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Photos: Drew Angerer/Getty Images; Mark Wilson/Getty Images

President Trump's campaign seized Tuesday on 2015 audio of Mike Bloomberg defending the controversial stop-and-frisk policing tactic that was utilized by New York City during his mayoral tenure.

Why it matters: It's a significant and sustained attack by the Trump camp on a candidate that's gotten the president's attention — if his Twitter feed is any indication — and it comes as the former New York mayor has been gaining ground in national polls in a crowded Democratic field.

What Bloomberg said:

"95% of your murderers — murderers and murder victims —  fit one M.O. You can just take the description, Xerox it and pass it out to all the cops. They are male minorities, sixteen to twenty-five. That's true in New York, that's true in virtually every city. ... And that's where the real crime is....
"One of the unintended consequences is people say, 'Oh my God, you are arresting kids for marijuana that are all minorities.' Yes, that's true. Why? Because we put all the cops in minority neighborhoods. Yes, that's true. Why do we do it? Because that's where all the crime is."

The backdrop: Stop-and-frisk is a policing strategy that allows police to detain people they think have been — or will be — involved in a crime in some capacity. It allows the detaining officer to attempt to feel if someone is armed by touching outside their clothing.

  • Bloomberg, who took office in 2002, did not begin the city's stop-and-frisk policy but significantly expanded it, recording over 5 million stops during his three terms, the New York Times reports.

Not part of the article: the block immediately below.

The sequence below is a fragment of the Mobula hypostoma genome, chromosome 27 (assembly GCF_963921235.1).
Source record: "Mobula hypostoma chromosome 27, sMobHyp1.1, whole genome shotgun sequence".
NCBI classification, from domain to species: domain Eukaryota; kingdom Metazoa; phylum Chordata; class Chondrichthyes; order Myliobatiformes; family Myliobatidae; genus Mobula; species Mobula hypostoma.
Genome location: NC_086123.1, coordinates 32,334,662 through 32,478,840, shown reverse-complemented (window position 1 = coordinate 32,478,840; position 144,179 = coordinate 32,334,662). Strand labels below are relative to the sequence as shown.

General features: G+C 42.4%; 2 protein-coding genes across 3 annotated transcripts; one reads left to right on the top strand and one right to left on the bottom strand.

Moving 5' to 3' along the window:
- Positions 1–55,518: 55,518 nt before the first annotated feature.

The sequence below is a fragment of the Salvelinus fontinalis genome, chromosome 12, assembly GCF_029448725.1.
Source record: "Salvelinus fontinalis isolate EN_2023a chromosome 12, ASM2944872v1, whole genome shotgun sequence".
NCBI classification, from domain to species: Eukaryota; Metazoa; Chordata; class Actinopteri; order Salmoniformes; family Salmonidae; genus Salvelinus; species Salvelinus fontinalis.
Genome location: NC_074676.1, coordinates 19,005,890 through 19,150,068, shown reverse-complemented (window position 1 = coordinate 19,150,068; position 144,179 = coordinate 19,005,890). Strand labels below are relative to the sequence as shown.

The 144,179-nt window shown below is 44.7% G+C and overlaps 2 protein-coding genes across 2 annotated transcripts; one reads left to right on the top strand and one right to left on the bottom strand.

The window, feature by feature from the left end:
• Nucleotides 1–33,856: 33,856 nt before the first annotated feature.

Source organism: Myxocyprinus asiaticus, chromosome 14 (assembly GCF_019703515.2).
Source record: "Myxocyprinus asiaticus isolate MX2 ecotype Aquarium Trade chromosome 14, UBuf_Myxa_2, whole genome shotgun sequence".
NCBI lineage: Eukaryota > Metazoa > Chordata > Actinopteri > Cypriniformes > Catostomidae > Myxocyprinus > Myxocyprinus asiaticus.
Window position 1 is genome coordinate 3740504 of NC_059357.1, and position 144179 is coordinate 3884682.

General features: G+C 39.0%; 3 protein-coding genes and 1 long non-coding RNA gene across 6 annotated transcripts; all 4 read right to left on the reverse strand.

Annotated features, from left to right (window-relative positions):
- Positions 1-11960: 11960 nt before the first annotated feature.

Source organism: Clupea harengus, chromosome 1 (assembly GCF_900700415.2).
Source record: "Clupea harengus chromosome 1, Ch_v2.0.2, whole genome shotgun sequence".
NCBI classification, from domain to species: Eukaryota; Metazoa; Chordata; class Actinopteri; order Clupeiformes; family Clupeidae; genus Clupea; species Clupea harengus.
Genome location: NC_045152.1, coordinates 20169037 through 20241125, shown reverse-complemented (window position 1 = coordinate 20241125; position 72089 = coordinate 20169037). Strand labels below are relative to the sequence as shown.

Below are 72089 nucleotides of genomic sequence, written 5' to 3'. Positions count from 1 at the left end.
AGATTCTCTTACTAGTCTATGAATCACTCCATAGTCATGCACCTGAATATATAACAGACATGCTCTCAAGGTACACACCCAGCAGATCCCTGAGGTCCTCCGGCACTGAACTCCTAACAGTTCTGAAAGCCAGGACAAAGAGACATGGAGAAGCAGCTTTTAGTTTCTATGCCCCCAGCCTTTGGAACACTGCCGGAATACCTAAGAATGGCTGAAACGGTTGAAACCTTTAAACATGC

• During each of Bloomberg's years in office, more than 75% of the people stopped were black or Latino, per ACLU data. A federal judge ultimately ruled the practice unconstitutional in 2013.
  • Despite historically low crime levels in New York City recorded under Bloomberg's tenure, there is no correlation between the use of stop-and-frisk and the city's crime rate, per the Washington Post.
  • He apologized for his support for the tactic in November, saying that he was "focused on saving lives" at the time but "didn't understand ... the full impact that stops were having on the black and Latino communities."

The state of play: Trump campaign manager Brad Parscale led the broadside against the former mayor, asking if Bloomberg News would cover it — a dig at the company's policy that it will not investigate Bloomberg or other 2020 Democrats running for office.

  • That decision led the Trump campaign to announce in December that it was blacklisting Bloomberg News employees from its events.
  • Trump tweeted and then deleted the audio on Tuesday. His now-deleted post called Bloomberg a "TOTAL RACIST."
  • The president still retweeted a picture of him and Bloomberg on the golf course, mocking the mayor's height in the process. That amplified tweet used the hashtag #BloombergIsRacist, which was trending on Twitter.